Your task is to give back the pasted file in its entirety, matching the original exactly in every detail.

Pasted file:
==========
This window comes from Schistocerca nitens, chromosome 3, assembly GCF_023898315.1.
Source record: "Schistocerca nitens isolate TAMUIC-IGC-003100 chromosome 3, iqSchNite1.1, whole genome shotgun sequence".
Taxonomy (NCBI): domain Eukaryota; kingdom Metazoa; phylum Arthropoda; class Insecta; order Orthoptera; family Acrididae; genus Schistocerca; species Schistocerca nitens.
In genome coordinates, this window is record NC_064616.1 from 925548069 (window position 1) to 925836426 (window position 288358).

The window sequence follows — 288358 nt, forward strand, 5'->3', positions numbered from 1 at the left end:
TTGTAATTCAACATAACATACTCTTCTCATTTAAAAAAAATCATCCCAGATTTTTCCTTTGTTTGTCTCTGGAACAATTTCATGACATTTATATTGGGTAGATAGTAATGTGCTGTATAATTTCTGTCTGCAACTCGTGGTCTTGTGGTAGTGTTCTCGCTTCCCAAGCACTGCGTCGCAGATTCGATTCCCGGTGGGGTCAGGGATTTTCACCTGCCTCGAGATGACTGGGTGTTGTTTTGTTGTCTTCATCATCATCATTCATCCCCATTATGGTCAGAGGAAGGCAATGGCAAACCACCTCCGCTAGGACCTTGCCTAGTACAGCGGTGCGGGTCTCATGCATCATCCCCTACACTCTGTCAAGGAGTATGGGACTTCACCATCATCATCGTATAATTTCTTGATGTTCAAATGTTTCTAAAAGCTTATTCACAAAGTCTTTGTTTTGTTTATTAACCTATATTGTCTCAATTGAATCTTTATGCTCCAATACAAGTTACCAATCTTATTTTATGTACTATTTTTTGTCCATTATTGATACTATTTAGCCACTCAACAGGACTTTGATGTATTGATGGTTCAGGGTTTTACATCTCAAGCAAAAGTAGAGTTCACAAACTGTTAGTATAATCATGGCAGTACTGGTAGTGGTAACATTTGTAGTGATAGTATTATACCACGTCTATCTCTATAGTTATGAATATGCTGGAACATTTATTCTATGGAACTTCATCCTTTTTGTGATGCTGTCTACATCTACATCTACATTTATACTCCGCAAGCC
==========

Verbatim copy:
This window comes from Schistocerca nitens, chromosome 3, assembly GCF_023898315.1.
Source record: "Schistocerca nitens isolate TAMUIC-IGC-003100 chromosome 3, iqSchNite1.1, whole genome shotgun sequence".
Taxonomy (NCBI): domain Eukaryota; kingdom Metazoa; phylum Arthropoda; class Insecta; order Orthoptera; family Acrididae; genus Schistocerca; species Schistocerca nitens.
In genome coordinates, this window is record NC_064616.1 from 925548069 (window position 1) to 925836426 (window position 288358).

The window sequence follows — 288358 nt, forward strand, 5'->3', positions numbered from 1 at the left end:
TTGTAATTCAACATAACATACTCTTCTCATTTAAAAAAAATCATCCCAGATTTTTCCTTTGTTTGTCTCTGGAACAATTTCATGACATTTATATTGGGTAGATAGTAATGTGCTGTATAATTTCTGTCTGCAACTCGTGGTCTTGTGGTAGTGTTCTCGCTTCCCAAGCACTGCGTCGCAGATTCGATTCCCGGTGGGGTCAGGGATTTTCACCTGCCTCGAGATGACTGGGTGTTGTTTTGTTGTCTTCATCATCATCATTCATCCCCATTATGGTCAGAGGAAGGCAATGGCAAACCACCTCCGCTAGGACCTTGCCTAGTACAGCGGTGCGGGTCTCATGCATCATCCCCTACACTCTGTCAAGGAGTATGGGACTTCACCATCATCATCGTATAATTTCTTGATGTTCAAATGTTTCTAAAAGCTTATTCACAAAGTCTTTGTTTTGTTTATTAACCTATATTGTCTCAATTGAATCTTTATGCTCCAATACAAGTTACCAATCTTATTTTATGTACTATTTTTTGTCCATTATTGATACTATTTAGCCACTCAACAGGACTTTGATGTATTGATGGTTCAGGGTTTTACATCTCAAGCAAAAGTAGAGTTCACAAACTGTTAGTATAATCATGGCAGTACTGGTAGTGGTAACATTTGTAGTGATAGTATTATACCACGTCTATCTCTATAGTTATGAATATGCTGGAACATTTATTCTATGGAACTTCATCCTTTTTGTGATGCTGTCTACATCTACATCTACATTTATACTCCGCAAGCC